# Variables & Comments in DAX Power BI

## In this article, we learn about using variables and Comments when writing DAX in Power BI.

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*VARIABLES IN DAX*

*VARIABLES IN DAX*

Your DAX code can be made simpler with **VARIABLES**, which can also aid in performance improvement and debugging.

To use **variables** in your DAX measure you need to declare a variable using the **VAR** keyword, give the variable a **name**, and then assign an **expression** to the variable. You can use multiple variables in a measure but when using variables you must use a **RETURN** statement to specify the final output to be returned.

Using **variables** in your DAX formulas can help in the following ways:

- Improve Performance
- Improve Readability
- Reduce Complexity

A DAX **variable** is indeed a constant, meaning that it is a name for the value computed by the definition of the variable. Each set of **VAR** / **RETURN** can include multiple variables, you can have any number of **VAR** for one **RETURN**. Note that variables should be named using one word; variables can’t contain spaces. We can use underscores instead. Also, each variable name should be unique.

Creating Measures with Variables =VAR <name1> = <expression1>VAR <name2> = <expression2>. . .RETURN <result_expression1>

This simple formula includes the definition of two variables:

Sales Per Customer =VAR SalesAmount = SUMX(Orders, Orders[Quantity] * Orders[Price] )VAR NumCustomer = DISTINCTCOUNT (Orders[Customer ID])RETURN DIVIDE(SalesAmount, NumCustomer)

The SalesAmount variable contains the amount of sales computed through SUMX, whereas the NumCustomer variable contains the number of customers, as the DISTINCTCOUNT of Orders[Customer ID].

The two variables are used in the RETURN part, where we divide one by the other. The result of the entire expression is the RETURN part.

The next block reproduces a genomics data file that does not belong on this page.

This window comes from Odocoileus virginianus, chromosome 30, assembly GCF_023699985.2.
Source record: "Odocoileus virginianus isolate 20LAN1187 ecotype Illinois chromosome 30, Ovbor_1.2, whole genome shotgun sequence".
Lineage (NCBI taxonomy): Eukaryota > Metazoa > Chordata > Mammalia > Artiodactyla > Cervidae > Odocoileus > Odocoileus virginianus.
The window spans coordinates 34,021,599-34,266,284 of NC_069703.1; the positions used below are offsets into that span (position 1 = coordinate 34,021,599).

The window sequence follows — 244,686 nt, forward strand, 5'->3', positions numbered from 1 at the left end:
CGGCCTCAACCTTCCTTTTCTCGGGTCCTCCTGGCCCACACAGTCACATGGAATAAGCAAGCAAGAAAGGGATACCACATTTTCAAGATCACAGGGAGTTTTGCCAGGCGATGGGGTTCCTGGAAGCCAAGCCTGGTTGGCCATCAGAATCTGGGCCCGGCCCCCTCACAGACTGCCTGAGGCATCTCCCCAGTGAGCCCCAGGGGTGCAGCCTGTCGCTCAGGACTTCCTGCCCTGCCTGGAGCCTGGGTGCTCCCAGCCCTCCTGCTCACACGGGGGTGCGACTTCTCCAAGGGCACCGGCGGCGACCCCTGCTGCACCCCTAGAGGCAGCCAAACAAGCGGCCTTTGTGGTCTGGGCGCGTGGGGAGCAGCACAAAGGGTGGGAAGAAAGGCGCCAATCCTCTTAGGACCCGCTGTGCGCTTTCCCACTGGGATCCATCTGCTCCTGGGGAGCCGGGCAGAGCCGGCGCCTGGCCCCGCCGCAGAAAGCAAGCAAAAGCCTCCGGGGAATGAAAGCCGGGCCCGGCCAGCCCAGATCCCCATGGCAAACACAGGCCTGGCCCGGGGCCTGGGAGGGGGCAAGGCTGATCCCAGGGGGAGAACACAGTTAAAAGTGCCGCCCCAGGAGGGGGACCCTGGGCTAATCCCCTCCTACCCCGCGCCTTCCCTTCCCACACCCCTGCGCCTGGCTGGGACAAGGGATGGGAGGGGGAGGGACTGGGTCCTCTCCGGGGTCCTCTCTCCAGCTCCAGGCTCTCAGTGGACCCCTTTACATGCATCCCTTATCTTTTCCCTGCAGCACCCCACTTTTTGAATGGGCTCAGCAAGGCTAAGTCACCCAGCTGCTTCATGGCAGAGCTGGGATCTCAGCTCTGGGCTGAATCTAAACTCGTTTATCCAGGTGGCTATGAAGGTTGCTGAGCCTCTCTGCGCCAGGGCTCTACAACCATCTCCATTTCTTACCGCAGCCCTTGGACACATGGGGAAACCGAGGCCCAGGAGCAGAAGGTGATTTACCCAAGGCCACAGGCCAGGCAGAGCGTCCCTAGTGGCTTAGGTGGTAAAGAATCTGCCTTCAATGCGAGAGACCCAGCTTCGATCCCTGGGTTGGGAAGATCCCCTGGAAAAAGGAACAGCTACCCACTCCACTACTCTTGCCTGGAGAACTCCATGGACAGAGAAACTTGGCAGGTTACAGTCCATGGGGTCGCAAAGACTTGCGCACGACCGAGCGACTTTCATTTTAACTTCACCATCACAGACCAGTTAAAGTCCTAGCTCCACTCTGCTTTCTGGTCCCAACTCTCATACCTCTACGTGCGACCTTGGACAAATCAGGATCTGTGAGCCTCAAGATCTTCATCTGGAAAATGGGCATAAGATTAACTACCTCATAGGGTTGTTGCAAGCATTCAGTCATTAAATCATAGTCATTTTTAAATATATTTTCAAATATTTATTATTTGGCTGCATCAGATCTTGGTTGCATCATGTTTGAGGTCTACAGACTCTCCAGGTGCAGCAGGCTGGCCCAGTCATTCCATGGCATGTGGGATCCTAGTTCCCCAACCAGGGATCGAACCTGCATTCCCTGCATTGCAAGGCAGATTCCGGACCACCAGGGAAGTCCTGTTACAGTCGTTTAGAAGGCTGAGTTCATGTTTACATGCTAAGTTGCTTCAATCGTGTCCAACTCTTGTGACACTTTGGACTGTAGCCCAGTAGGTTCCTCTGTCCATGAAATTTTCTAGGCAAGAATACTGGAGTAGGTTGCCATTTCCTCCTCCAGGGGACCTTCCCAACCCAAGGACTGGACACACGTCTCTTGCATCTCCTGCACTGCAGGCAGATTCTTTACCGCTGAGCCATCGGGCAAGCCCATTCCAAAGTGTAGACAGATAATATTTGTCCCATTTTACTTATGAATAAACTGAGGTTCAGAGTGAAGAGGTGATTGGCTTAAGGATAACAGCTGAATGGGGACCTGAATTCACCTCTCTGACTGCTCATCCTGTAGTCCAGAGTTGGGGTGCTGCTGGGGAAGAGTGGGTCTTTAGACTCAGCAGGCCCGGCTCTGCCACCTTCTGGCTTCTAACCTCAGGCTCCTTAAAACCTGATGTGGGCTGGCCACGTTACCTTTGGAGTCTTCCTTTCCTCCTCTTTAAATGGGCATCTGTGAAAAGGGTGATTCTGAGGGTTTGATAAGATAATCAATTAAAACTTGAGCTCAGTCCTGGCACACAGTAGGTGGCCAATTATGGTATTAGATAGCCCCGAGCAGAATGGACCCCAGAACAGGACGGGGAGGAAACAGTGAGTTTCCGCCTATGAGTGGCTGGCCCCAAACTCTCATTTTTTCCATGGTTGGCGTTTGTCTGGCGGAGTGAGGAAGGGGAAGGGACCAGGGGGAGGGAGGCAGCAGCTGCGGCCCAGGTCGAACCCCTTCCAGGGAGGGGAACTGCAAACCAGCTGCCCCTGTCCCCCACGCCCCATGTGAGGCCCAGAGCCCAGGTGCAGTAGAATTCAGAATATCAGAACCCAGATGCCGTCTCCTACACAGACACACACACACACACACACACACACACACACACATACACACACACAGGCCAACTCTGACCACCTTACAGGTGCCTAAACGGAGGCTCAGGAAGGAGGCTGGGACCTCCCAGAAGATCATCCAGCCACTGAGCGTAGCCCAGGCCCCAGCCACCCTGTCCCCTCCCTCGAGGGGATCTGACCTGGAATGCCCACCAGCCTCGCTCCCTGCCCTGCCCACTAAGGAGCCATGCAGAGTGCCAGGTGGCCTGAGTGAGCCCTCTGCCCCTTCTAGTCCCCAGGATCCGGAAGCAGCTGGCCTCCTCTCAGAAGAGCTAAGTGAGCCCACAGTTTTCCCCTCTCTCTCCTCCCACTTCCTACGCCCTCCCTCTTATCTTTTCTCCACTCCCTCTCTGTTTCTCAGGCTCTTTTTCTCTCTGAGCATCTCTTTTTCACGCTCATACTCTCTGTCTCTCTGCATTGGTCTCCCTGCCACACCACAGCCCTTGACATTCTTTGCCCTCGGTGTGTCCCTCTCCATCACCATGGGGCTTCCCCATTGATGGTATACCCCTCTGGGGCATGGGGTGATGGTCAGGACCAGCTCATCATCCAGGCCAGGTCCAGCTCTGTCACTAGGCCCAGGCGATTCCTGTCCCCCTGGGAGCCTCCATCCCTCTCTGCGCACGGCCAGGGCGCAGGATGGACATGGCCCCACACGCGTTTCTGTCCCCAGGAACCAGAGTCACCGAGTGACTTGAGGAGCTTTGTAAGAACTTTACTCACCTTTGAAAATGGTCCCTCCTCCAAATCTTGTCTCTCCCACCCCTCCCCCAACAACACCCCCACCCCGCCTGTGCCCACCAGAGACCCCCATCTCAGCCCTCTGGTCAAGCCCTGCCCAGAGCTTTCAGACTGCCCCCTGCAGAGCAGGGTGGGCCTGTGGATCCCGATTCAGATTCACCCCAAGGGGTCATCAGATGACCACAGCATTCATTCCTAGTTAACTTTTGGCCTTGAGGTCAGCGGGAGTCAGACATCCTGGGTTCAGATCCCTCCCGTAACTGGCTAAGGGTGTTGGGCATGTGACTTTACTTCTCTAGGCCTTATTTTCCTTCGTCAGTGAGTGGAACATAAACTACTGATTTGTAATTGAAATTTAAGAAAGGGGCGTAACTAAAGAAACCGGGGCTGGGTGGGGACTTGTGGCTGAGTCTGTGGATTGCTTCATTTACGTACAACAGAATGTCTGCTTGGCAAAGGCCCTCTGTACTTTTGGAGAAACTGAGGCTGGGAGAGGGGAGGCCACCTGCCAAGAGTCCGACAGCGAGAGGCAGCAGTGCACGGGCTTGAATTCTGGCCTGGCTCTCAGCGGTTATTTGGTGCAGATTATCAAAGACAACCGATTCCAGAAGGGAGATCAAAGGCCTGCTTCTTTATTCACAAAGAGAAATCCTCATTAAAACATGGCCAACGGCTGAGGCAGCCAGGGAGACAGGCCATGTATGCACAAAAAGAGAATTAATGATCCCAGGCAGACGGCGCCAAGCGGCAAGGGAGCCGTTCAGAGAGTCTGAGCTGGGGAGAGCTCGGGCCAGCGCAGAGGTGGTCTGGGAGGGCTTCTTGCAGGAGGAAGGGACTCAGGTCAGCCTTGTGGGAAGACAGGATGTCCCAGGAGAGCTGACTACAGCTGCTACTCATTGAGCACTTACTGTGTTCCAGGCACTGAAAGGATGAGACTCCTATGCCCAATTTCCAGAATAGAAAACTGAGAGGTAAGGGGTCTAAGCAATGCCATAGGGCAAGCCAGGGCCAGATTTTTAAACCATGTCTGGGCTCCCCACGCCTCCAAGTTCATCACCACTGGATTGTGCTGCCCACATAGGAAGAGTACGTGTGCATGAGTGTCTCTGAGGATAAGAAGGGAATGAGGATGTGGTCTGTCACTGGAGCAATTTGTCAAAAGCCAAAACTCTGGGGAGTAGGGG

Another of DAX function that use variable to get a more neater code

Total Sales YoY Growth % =VAR TotalSales = SUM(Orders[Revenue])VAR TotalSalesPP = CALCULATE( SUM(Orders[Revenue]), PARALLELPERIOD('Calendar'[Date], -12, MONTH))RETURN DIVIDE(TotalSales - TotalSalesPP, TotalSalesPP)

To simplify the code further, we can define a new variable called Variance, and a final variable called Result to store the final calculation to be returned. The final code then becomes:

Total Sales YoY Growth % =VAR TotalSales = SUM(Orders[Revenue])VAR TotalSalesPP = CALCULATE( SUM(Orders[Revenue]), PARALLELPERIOD('Calendar'[Date], -12, MONTH) )VAR Variance = TotalSales – TotalSalesPPVAR Result = DIVIDE(Variance, TotalSalesPP)RETURN Result

*COMMENTS IN DAX*

*COMMENTS IN DAX*

Adding brief comments to the DAX code is another technique to make calculations or measurements easier to understand. This is an excellent method to make the code simpler to comprehend so that other team members are aware of its purpose. Enhancing user experience by adding comments is effective.

Comments can be placed anywhere in the formula box. We only need to type two forward slashes (**//**) at the beginning of the sentence or statement to make it a comment.

We can also the keyboard shortcut **Ctrl + KC **and **Ctrl + KU **to add comment and remove comment respectively from a DAX expression.

- Just select line(s) of code you want to comment
- Press
**Crtl + KC**to comment those lines - Press
**Ctrl + KU**to uncomment commented lines

This simple formula includes the definition of two comments:

Total Sales YoY Growth % =VAR TotalSales = SUM(Orders[Revenue]) // This calculate Total SalesVAR TotalSalesPP = CALCULATE( SUM(Orders[Revenue]), // This cal Total Sales last year PARALLELPERIOD('Calendar'[Date], -12, MONTH) )RETURN DIVIDE(TotalSales - TotalSalesPP, TotalSalesPP)

This won’t, in any way, affect how the measure or formula works. However, we need to make sure to keep comments concise.

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